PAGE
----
Modern grid ceiling systems are similar to the older suspended drop ceilings that used large acoustic panels, but these newer systems use much more stylish prefinished fiberboard planks that can look very much like natural wood paneling. Once a series of parallel metal tracks are attached t the ceiling joists, the planks are very quickly installed with metal clips.

  1. Locate and Mark Joists

    Using a stud finder locate and mark the center of each ceiling joist. Mark the center of each joist at opposing sides of the room, then transfer the marks onto the adjacent wall, a few inches down from the ceiling. This ensures the marks will be visible after the insulation is installed.

  2. Install Insulation Panels (If Desired)

    If desired, you can insulate the ceiling with a layer of foam insulation panels installed against the ceiling surface (see steps 2 to 7, above). After installing the insulation, snap chalk lines across the panels to mark the centers of the ceiling joists.

  3. Mark Track Locations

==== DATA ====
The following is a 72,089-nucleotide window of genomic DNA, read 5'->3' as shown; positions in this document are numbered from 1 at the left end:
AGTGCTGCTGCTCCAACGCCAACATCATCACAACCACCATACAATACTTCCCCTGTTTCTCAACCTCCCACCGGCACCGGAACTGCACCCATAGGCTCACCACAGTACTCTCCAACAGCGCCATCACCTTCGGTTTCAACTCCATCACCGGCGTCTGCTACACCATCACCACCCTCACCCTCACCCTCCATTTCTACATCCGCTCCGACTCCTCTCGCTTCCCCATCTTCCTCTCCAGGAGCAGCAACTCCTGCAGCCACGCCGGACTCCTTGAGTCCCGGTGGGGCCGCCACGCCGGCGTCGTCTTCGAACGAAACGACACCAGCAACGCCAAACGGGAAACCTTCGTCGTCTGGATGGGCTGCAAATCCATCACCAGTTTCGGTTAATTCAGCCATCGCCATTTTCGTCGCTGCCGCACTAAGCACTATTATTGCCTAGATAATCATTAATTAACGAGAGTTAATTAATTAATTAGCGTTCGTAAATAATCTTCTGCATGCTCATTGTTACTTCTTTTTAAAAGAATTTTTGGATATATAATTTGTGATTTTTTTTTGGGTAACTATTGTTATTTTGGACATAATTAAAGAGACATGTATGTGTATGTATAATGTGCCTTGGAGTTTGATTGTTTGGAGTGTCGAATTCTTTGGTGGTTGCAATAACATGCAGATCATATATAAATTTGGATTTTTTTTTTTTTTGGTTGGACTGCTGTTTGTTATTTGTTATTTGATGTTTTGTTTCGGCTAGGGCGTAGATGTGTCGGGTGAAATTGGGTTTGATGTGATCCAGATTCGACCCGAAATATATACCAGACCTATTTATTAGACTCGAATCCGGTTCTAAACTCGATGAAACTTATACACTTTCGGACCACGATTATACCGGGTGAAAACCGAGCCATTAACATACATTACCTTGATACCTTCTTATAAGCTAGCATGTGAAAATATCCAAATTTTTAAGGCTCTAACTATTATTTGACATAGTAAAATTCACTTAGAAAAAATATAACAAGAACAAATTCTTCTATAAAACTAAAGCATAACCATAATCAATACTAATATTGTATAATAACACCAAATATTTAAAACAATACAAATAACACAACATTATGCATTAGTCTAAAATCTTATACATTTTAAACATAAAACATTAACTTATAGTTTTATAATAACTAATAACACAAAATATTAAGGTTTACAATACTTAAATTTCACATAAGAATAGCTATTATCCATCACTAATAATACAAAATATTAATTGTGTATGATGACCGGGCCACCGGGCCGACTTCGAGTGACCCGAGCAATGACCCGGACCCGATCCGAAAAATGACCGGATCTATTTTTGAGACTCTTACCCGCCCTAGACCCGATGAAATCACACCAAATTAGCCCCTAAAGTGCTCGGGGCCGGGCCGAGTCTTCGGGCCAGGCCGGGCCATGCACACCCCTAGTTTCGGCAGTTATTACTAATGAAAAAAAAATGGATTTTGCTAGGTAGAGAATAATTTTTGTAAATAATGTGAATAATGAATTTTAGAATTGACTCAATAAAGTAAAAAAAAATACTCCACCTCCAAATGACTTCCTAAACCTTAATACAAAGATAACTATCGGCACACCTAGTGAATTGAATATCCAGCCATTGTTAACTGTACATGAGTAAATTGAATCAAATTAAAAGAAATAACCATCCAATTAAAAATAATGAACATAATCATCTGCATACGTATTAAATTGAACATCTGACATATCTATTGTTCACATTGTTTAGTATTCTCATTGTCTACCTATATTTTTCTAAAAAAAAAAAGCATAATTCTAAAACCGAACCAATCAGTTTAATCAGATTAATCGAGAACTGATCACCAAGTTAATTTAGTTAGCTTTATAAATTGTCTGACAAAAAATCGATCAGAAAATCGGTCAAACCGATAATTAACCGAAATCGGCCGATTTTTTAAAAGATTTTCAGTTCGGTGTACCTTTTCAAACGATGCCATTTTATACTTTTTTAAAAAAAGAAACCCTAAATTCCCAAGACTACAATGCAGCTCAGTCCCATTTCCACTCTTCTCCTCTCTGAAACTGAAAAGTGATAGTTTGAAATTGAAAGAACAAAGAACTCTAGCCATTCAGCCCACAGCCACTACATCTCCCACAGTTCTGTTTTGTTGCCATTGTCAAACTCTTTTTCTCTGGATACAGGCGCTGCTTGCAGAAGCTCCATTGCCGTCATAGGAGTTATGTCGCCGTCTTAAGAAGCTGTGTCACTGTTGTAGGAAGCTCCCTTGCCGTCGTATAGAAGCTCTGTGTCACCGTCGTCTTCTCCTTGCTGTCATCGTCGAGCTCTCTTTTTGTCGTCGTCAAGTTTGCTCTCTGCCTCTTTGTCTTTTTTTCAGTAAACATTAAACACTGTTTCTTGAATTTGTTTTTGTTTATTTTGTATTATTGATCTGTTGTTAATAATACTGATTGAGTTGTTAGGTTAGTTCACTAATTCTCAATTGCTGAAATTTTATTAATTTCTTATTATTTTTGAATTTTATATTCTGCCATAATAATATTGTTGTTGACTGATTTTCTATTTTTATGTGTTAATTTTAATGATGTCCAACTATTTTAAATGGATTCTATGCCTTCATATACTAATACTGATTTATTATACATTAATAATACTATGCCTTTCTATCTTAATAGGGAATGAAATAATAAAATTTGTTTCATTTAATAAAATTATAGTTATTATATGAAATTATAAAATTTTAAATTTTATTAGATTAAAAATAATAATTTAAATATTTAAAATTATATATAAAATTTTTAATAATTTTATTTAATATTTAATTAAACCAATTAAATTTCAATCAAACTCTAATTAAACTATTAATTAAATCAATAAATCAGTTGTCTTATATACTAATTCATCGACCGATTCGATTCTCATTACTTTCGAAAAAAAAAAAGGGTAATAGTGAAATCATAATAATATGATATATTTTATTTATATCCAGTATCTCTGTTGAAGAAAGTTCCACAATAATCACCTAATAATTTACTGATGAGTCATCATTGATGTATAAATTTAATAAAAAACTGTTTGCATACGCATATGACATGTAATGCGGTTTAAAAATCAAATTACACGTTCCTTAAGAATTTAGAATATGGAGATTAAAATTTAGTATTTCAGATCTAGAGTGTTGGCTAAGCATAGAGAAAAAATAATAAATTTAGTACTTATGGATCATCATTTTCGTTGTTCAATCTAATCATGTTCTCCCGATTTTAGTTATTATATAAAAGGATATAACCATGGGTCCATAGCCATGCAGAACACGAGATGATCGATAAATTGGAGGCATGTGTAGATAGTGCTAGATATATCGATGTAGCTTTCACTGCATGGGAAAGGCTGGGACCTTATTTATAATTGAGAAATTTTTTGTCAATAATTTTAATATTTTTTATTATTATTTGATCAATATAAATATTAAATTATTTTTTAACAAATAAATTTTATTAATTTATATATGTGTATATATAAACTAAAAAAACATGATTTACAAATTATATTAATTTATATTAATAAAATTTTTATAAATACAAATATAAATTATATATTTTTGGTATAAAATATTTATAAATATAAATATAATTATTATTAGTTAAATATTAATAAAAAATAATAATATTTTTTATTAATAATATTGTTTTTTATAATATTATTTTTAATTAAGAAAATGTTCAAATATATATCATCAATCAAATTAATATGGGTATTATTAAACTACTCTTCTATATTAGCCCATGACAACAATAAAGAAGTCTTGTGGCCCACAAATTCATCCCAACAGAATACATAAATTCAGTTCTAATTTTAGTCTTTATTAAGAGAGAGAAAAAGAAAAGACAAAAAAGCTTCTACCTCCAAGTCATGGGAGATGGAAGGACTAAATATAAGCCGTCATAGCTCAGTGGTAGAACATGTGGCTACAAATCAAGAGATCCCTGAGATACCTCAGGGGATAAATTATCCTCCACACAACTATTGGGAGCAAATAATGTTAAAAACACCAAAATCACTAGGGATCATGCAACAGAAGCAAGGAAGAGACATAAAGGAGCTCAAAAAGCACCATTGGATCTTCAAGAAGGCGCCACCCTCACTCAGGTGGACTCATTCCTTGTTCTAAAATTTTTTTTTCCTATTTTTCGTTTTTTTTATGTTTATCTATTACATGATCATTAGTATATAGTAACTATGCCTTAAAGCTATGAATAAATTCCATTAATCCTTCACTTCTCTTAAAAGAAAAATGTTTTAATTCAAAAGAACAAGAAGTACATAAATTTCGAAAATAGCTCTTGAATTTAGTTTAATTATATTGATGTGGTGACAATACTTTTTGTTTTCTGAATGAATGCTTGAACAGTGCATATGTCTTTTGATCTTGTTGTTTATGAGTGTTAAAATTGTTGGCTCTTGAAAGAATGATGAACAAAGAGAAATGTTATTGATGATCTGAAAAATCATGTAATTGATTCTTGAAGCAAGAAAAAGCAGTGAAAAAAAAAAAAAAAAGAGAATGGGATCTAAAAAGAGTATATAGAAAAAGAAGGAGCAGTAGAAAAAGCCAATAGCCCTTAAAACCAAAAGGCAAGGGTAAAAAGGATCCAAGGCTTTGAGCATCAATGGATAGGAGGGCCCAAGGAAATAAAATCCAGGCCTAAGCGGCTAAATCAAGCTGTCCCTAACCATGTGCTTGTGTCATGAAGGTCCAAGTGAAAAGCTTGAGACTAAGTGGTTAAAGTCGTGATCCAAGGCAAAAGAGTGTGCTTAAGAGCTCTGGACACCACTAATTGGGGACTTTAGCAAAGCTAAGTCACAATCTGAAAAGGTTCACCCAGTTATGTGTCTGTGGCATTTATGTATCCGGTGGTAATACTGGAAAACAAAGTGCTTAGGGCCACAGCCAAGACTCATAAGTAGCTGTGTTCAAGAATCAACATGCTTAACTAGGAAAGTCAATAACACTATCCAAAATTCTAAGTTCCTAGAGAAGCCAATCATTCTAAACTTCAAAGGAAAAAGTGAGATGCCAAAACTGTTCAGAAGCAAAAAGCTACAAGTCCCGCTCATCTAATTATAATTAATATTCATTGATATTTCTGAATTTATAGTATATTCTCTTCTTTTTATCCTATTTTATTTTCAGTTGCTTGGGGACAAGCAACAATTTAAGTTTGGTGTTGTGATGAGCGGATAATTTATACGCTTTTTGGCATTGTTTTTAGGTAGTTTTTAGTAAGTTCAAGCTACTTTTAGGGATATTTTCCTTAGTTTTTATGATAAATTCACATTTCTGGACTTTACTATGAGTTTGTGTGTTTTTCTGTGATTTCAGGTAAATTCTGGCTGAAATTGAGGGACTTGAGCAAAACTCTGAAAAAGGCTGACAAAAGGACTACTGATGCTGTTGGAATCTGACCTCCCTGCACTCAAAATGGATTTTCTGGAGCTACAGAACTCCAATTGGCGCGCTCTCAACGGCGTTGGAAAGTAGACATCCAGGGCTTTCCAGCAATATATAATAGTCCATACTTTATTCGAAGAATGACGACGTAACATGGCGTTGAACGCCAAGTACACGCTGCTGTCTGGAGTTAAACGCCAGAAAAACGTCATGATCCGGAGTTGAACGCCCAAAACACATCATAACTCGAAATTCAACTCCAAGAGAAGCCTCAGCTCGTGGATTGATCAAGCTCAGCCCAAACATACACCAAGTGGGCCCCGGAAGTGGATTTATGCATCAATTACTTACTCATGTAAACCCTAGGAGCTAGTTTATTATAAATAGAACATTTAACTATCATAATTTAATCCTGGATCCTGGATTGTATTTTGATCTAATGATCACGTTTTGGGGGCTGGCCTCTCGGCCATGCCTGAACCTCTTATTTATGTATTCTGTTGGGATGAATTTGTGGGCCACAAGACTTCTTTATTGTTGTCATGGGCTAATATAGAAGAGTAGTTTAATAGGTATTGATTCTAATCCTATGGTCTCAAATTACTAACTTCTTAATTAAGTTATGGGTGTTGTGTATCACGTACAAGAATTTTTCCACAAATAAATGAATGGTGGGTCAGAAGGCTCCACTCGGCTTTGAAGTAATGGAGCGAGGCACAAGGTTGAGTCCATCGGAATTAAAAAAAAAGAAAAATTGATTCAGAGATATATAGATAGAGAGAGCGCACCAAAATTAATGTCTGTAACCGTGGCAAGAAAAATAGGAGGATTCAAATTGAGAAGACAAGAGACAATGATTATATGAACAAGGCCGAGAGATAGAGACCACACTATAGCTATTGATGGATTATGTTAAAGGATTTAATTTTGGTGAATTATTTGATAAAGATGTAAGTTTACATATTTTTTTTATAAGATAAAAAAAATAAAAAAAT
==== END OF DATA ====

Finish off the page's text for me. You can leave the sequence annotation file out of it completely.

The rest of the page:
Measure and mark the joist reference lines to indicate where the system's tracks will be installed. It is essential that the tracks be exactly parallel. Make sure not to run tracks directly over ceiling electrical boxes or other obstacles.

  4. Attach Metal Tracks

    Attach the metal tracks to the ceiling joists at the spacing suggested by the grid-plank system's instructions, using drywall screws. With most systems, the tracks should have a gap of 2 inches to the wall. Make sure to use screws long enough to penetrate through the insulation panels and into the ceiling joists. It is essential that the tracks be exactly parallel and spaced properly. Where two or more track segments must be used, the ends can simply be overlapped; they do not need to be cut to size.